After playing the incredibly well-meaning but incredibly stupid Vera Drake in Mike Leigh's patronising recent film, what a pleasure it must have been for Imelda Staunton in Fingersmith (Sundays, 9pm) to be given the line "I'll get you a nice cup of tea". Mrs Drake, the mumsy 1950s abortionist, considered a cuppa the proper response to any crisis, and Staunton must have drunk a gallon of Typhoo making the picture. Now, in this three-part adaptation of a novel by Sarah Waters, she drinks some more.
She plays Mrs Sucksby, a Victorian Vera Drake gone bad, a matriarch who presides over a family of pickpockets ("fingersmiths"), conmen and foundlings (whom she views as currency). The riotous thing about her is that she thinks she's warm - hence the constant brew-ups, the tears that are always swilling in her eyes, and the way her arms arch into an involuntary hug when there's a knock at the door. When a child crashes in and begs to view a public hanging from her window, Mrs S - bless her - lets her, even though she normally charges a premium rent for these seats.
The trailers told us that, with Fingersmith, we plunge into the world of Dickens's London. We do not. We are instead in the world of the Victorian sensation novel - Wilkie Collins and all points south - or, rather, the world of the sensation novel reinterpreted through current feminist thought. Naturally, this is an improvement, although Waters's real skill is plotting stories as twisty as a country mile.
I thought, foolish me, that I had the measure of the plot from the opener (27 March), in which a conman gains access to a rich man's country house and seduces his ward, Maud, who does not know that upon marriage she will inherit a fortune. The conman, Rivers, works in league with Maud's maid, Sue, both of whom have been planted there by Mrs Sucksby. The twist seems to be that Maud and Sue fall in Sapphic love and ruin everything. But that's not it, or only partly it.
The twist in the next instalment (3 April) floored me. Without giving too much away, it involves unreliable narration, much subterfuge and mistaken identity on a heroic scale. In the final part, there is more of all three. It opens with Sue marching round the yard of a lunatic asylum talking to a woman who has, in total confidence, told a fellow inmate there are creatures on the moon. "My name is Susan - you must believe me," she implores. But can we?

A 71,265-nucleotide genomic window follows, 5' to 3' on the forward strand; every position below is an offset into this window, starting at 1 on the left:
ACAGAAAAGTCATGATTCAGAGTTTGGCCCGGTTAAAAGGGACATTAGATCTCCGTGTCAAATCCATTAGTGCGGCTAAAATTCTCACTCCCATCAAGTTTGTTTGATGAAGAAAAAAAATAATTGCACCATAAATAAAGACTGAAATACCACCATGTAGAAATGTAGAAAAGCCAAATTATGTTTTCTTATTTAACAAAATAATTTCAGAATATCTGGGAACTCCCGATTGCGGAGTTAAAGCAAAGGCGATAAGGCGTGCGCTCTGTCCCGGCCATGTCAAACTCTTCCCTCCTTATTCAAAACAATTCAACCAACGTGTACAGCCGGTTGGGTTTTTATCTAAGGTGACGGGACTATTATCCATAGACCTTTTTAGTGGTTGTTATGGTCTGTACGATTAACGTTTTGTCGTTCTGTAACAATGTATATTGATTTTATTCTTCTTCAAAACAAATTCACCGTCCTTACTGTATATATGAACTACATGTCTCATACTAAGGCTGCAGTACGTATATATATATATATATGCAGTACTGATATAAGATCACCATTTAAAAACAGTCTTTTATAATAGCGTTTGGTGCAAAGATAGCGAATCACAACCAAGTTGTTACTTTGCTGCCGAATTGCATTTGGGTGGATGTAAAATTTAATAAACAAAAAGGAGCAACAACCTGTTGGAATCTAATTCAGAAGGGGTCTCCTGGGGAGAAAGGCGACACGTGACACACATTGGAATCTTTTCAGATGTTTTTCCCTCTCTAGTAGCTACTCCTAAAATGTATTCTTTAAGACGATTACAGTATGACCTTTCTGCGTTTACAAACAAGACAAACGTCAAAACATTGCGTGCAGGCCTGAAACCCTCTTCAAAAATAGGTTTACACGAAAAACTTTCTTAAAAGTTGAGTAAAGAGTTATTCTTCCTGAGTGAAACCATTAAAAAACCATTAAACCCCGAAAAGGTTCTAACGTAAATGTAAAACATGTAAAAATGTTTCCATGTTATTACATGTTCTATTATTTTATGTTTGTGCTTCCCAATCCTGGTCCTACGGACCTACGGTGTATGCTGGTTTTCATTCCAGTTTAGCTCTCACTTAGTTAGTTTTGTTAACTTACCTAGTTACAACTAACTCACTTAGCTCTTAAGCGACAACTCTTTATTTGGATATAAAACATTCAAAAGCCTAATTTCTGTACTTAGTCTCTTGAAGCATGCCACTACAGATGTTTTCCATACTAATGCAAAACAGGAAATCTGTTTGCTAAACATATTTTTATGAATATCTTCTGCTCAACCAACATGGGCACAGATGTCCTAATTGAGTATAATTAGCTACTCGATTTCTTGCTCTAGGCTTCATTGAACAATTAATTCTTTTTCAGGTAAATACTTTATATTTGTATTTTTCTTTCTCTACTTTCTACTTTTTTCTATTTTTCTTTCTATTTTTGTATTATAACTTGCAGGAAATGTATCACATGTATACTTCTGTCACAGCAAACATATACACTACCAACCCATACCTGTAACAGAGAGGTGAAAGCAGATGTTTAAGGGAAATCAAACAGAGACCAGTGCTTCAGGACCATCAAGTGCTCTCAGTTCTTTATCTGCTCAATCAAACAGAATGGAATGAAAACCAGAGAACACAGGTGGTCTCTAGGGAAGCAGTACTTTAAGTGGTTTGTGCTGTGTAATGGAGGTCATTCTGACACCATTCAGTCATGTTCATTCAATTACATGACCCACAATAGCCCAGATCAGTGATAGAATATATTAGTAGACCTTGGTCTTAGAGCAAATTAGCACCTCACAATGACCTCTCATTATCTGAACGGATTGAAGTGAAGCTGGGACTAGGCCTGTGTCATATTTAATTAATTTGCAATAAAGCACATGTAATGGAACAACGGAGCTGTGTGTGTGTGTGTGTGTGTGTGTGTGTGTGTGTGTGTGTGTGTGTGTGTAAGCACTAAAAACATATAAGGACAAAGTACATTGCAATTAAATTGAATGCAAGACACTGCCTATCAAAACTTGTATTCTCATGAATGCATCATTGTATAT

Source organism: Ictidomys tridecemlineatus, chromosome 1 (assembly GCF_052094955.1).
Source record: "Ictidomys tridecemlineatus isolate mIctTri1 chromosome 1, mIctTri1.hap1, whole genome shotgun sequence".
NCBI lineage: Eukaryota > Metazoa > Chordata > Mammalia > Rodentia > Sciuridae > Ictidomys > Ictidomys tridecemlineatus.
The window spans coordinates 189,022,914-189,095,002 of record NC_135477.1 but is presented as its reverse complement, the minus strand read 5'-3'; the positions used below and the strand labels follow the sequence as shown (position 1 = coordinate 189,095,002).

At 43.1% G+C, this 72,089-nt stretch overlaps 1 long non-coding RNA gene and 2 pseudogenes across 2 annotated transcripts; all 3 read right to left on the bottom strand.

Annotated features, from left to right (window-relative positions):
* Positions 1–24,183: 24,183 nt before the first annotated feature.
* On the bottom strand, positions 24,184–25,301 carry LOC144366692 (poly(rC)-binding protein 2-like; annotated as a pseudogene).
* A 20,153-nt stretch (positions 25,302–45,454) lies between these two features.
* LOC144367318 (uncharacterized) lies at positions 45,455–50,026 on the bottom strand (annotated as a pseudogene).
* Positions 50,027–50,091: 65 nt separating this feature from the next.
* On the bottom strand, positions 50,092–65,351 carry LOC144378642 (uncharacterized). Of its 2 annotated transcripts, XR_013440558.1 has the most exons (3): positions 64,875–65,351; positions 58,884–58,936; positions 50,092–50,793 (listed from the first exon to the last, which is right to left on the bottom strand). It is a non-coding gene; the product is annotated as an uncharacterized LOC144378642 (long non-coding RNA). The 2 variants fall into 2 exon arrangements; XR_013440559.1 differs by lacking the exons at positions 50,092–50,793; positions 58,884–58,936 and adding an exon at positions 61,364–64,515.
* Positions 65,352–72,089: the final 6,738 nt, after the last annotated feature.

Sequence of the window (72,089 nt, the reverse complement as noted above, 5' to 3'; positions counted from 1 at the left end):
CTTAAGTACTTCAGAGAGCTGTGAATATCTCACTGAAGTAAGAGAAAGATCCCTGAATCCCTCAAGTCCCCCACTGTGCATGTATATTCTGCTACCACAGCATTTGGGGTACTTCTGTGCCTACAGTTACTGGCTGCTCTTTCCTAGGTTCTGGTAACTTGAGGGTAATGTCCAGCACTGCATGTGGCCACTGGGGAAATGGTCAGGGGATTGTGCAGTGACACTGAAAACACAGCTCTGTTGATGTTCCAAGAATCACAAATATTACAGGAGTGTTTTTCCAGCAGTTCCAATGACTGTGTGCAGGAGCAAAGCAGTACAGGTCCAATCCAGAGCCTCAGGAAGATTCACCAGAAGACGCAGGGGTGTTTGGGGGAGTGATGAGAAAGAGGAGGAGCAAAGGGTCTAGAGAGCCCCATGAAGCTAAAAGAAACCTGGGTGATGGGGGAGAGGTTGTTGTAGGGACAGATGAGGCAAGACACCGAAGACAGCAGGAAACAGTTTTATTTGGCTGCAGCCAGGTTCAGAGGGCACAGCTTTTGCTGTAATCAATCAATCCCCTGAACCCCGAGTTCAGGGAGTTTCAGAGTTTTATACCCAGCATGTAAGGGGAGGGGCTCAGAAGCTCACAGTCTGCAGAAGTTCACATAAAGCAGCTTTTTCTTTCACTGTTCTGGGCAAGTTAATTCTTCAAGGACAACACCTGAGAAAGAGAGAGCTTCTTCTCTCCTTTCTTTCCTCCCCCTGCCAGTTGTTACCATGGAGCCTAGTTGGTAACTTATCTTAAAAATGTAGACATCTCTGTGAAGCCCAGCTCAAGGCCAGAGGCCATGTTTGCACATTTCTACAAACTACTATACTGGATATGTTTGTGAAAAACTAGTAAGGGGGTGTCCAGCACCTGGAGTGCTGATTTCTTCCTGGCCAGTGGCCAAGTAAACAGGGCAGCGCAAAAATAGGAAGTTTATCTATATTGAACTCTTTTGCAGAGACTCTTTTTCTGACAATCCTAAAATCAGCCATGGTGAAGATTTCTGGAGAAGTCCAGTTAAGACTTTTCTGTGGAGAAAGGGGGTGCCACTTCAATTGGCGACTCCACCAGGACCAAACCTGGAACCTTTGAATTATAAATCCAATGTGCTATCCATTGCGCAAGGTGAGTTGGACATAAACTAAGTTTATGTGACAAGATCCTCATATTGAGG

As a New Stateswoman reviewer - here, I am fully aware, on sufferance - I should at this point offer some commentary on the twists performed by a contemporary woman writer on a (primarily) male Victorian literary genre. The most interesting is the rejection of the Victorian convention that fair young women are "innocent". The innocence of the heiress Maud has been compromised by the pornographic literature she helps her bibliophile guardian catalogue and retail. As he grows blind, her job changes from massaging the accounts to massaging his libido by reading out loud to him. Waters leaves us in no doubt that she believes such literature corrupts, but she introduces the notion that this corruption may prove liberating for women, by granting the usually spineless Victorian heroine a bit of backbone.
This being Waters, the author of Tipping the Velvet (I forget what act exactly this is slang for), we also get lesbian action. In many a scene, Sue slips a white cotton chemise over Maud's naked torso. Finally, she gives her a practical demonstration of what will be required of her on her wedding night. It is done in the best possible taste, but the heterosexual male and - presumably - homosexual woman viewer is rewarded with no more than a glimpse of a single recumbent nipple. More graphic treatment would have argued against the "porn is bad" message. Implied, however, is the notion that lesbian love counters the pornographic gaze of men.
Faced with Staunton's storming performance, the rest of the cast could have given up. Instead they raise their games. Sally Hawkins as Sue and Elaine Cassidy as Maud go for and, sometimes, at each other with passion. Charles Dance plays the literary perv uncle in such a way as to make literary perversity look a lifestyle choice worth considering. Rupert Evans as the gentleman conman is excellent - full of twitchy energy - even though he looks like Richard O'Sullivan in Robin's Nest and has the inverted-comma Seventies sideboards to match.
In the Radio Times, Waters praised her own novel for its "breakneck speed" and then accused Peter Ransley's adaptation of moving with "dizzying swiftness". Actually, I think it could have been speeded up still more; it would have been better as a one-off, two-hour event rather than a serial. The director Aisling Walsh, whose recent film Song for a Raggy Boy was underrated, chooses muted greys and blues for her take on Victorian London, and muddy greens for the scenes in what is repeatedly called the "bloody" country. The dull surface perhaps makes the experience less of a romp than it could have been. Something else is to blame - I am not sure what - for the show's inability to make your heart break. But Fingersmith is a fine piece of work and a lot, lot cleverer than the Oscar-nominated Vera Drake.
Andrew Billen is a staff writer on the Times